• Understand how soils are formed and how they are influenced by natural and anthropogenic processes.
  • Understand the issues of sustainable soil management and the impacts of intensive land use on soil quality and fertility.
  • Develop an understanding of biogeochemical cycling within soil systems and the role of soils in the mitigation of climate change.
Assessment: 50% Examination, 50% Continual Assessment
  • Lectures: 10 hours
  • Lectures: 10 hours
  • Practicals: 12 hours
Dr. Matthew Saunders

(BO3122: Entomology)

(05 ECTS credits) SEMESTER 2. PART 2 (Weeks 28-32) NA

There are more species of insects on Earth than any other group of organisms and they are of massive ecological and economic importance. This module will address behavioural, social, ecological and applied aspects of entomology, including their role in delivering ecosystem services (such as biocontrol and pollination), invasive species (such as fire ants and harlequin ladybirds) and conservation (both in Ireland and internationally). The practicals will provide students with the skills for sampling, identification and preservation of insects. Students will complete an independent case-study on an inset taxon of their choice.

Learning Outcomes:

Having successfully completed this module, students should be able to:

  • Categorise insects according to their key features into the main order groups; know the distinction between insects and other arthropods.
  • Describe some of the range of behaviours employed by insects for foraging, defending and reproducing.
  • Develop understanding of the role of insects in ecosystem processes and their interactions with other organisms.
  • Explain their value as providers of ''ecosystem services''.
  • Quantify the economic importance of insects (both positive and negative) to humans.
  • Evaluate the conservation biology of insects at national and international levels.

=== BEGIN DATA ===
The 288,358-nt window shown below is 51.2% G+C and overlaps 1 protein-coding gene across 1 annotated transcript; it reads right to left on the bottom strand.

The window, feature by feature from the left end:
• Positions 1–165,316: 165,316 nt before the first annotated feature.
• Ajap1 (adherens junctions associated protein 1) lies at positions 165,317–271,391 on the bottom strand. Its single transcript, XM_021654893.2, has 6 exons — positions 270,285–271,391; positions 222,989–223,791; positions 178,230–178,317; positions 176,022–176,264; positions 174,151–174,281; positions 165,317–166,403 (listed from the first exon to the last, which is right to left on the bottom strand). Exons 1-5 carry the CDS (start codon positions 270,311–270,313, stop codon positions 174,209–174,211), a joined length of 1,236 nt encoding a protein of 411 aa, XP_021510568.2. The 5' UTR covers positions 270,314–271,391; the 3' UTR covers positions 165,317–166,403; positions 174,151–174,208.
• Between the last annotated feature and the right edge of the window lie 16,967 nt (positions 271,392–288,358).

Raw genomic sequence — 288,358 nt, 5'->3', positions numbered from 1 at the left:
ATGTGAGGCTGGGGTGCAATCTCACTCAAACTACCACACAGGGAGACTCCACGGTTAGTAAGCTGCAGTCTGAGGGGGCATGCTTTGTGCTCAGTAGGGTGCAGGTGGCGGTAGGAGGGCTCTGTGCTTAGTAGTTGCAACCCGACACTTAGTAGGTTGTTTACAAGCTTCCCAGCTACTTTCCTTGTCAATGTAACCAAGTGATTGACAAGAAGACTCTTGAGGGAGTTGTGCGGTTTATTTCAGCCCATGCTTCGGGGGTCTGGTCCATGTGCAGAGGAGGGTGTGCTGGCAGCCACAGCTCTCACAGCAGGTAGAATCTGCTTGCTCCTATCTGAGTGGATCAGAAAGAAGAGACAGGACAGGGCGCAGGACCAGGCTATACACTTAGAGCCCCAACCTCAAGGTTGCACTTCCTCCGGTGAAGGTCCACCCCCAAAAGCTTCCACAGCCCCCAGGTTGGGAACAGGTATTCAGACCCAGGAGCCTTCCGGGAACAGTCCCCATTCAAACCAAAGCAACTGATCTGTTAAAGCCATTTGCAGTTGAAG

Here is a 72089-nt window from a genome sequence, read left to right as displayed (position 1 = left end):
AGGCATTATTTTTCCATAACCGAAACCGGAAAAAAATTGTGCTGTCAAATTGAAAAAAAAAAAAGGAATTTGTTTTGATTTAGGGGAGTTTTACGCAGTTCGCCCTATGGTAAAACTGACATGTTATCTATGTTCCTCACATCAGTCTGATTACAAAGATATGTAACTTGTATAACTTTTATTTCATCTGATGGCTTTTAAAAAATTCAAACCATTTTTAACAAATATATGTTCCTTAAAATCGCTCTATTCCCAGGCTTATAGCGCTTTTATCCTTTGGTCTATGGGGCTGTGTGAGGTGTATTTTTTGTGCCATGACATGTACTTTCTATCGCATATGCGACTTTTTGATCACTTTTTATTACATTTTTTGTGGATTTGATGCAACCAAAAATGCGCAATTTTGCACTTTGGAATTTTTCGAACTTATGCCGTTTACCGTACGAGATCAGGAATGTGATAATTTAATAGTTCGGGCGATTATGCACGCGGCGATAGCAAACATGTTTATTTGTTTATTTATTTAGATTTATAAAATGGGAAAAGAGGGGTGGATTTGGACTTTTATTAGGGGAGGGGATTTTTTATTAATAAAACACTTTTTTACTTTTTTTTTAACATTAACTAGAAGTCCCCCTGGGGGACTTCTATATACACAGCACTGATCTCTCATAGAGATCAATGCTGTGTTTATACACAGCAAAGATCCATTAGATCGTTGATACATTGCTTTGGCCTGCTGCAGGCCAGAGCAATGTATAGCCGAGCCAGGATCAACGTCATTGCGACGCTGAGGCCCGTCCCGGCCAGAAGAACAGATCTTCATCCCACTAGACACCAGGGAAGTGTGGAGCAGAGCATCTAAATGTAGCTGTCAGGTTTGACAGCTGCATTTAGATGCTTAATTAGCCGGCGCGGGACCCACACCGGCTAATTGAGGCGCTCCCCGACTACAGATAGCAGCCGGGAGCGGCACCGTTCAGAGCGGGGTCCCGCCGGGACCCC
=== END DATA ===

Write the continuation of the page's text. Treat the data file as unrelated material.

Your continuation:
Assessment: 50% Continual Assessment 50% Examination
  • Lectures: 12 hours
  • Practicals: 12 hours
Professor Jane Stout

(BO3124: Economic Botany)

(05 ECTS credits) SEMESTER 1. PART 1 (Weeks 6-10) NA

This module represents a review of the economic importance of plants, ranging from the commercial use of algae in the food and biofuel industry, agriculturally important crops, plants as sources of pharmaceuticals to the use of non-food crops in industry. Continual assessment will be in the form of a desk-based study using FAO data on global food production, student talks on key economic crops from around the globe to practicals on brewing and tissue culture.

Learning Outcomes:

Having successfully completed this module, students should be able to:

  • Understand the importance of plants in a wide range industries
  • Describe the major food crops of the world and their cultivation
  • Use meta-analysis to answer key questions on sustainability of food production
  • Have a working knowledge of brewing and the use of botanicals in beer making
  • Produce plants from callus tissue.
Assessment: 100% CA
  • Lectures: 12 hours
  • Tutorials: 4 hours
  • Practicals: 8 hours
Professor Michael Williams

(BO4103: Plant Conservation and Biodiversity)

(05 ECTS credits) SEMESTER 2. PART 1 (Weeks 21-25) NA

Loss of biodiversity is one of the major problems facing humanity. The theoretical background to the evolution of plant diversity is firstly developed, and the principles of conservation are then used to develop approaches to conserve plant diversity.